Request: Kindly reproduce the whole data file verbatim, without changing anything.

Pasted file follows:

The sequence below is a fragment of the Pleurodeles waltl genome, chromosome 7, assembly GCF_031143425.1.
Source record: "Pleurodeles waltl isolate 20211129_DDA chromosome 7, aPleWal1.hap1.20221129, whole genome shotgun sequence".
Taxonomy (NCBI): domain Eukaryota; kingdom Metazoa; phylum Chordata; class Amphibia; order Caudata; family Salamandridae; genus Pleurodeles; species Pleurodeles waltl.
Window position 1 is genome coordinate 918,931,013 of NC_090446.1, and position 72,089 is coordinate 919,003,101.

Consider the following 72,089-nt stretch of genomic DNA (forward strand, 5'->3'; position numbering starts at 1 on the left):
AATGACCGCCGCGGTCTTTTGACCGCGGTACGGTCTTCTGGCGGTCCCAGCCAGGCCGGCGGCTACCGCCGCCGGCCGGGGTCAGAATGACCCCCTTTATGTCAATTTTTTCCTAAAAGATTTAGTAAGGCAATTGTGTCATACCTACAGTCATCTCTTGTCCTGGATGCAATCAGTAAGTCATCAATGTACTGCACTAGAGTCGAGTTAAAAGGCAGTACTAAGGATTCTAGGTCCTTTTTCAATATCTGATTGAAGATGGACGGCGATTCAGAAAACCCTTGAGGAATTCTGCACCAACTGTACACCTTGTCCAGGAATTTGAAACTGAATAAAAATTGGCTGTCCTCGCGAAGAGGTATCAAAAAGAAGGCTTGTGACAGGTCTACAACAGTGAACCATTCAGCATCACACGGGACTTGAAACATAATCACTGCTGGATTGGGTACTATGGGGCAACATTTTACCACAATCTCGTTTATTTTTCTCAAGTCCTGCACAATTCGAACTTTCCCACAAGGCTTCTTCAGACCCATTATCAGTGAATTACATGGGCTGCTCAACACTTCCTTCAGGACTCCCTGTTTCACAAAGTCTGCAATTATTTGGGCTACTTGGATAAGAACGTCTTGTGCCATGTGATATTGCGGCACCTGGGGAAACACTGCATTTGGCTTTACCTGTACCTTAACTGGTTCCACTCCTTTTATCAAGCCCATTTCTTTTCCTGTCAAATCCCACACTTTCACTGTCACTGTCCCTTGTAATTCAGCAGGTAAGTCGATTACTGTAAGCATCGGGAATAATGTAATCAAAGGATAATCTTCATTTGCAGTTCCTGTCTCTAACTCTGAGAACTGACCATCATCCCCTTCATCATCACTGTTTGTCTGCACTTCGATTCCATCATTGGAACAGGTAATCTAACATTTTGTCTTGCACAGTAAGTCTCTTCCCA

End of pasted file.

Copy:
The sequence below is a fragment of the Pleurodeles waltl genome, chromosome 7, assembly GCF_031143425.1.
Source record: "Pleurodeles waltl isolate 20211129_DDA chromosome 7, aPleWal1.hap1.20221129, whole genome shotgun sequence".
Taxonomy (NCBI): domain Eukaryota; kingdom Metazoa; phylum Chordata; class Amphibia; order Caudata; family Salamandridae; genus Pleurodeles; species Pleurodeles waltl.
Window position 1 is genome coordinate 918,931,013 of NC_090446.1, and position 72,089 is coordinate 919,003,101.

Consider the following 72,089-nt stretch of genomic DNA (forward strand, 5'->3'; position numbering starts at 1 on the left):
AATGACCGCCGCGGTCTTTTGACCGCGGTACGGTCTTCTGGCGGTCCCAGCCAGGCCGGCGGCTACCGCCGCCGGCCGGGGTCAGAATGACCCCCTTTATGTCAATTTTTTCCTAAAAGATTTAGTAAGGCAATTGTGTCATACCTACAGTCATCTCTTGTCCTGGATGCAATCAGTAAGTCATCAATGTACTGCACTAGAGTCGAGTTAAAAGGCAGTACTAAGGATTCTAGGTCCTTTTTCAATATCTGATTGAAGATGGACGGCGATTCAGAAAACCCTTGAGGAATTCTGCACCAACTGTACACCTTGTCCAGGAATTTGAAACTGAATAAAAATTGGCTGTCCTCGCGAAGAGGTATCAAAAAGAAGGCTTGTGACAGGTCTACAACAGTGAACCATTCAGCATCACACGGGACTTGAAACATAATCACTGCTGGATTGGGTACTATGGGGCAACATTTTACCACAATCTCGTTTATTTTTCTCAAGTCCTGCACAATTCGAACTTTCCCACAAGGCTTCTTCAGACCCATTATCAGTGAATTACATGGGCTGCTCAACACTTCCTTCAGGACTCCCTGTTTCACAAAGTCTGCAATTATTTGGGCTACTTGGATAAGAACGTCTTGTGCCATGTGATATTGCGGCACCTGGGGAAACACTGCATTTGGCTTTACCTGTACCTTAACTGGTTCCACTCCTTTTATCAAGCCCATTTCTTTTCCTGTCAAATCCCACACTTTCACTGTCACTGTCCCTTGTAATTCAGCAGGTAAGTCGATTACTGTAAGCATCGGGAATAATGTAATCAAAGGATAATCTTCATTTGCAGTTCCTGTCTCTAACTCTGAGAACTGACCATCATCCCCTTCATCATCACTGTTTGTCTGCACTTCGATTCCATCATTGGAACAGGTAATCTAACATTTTGTCTTGCACAGTAAGTCTCTTCCCA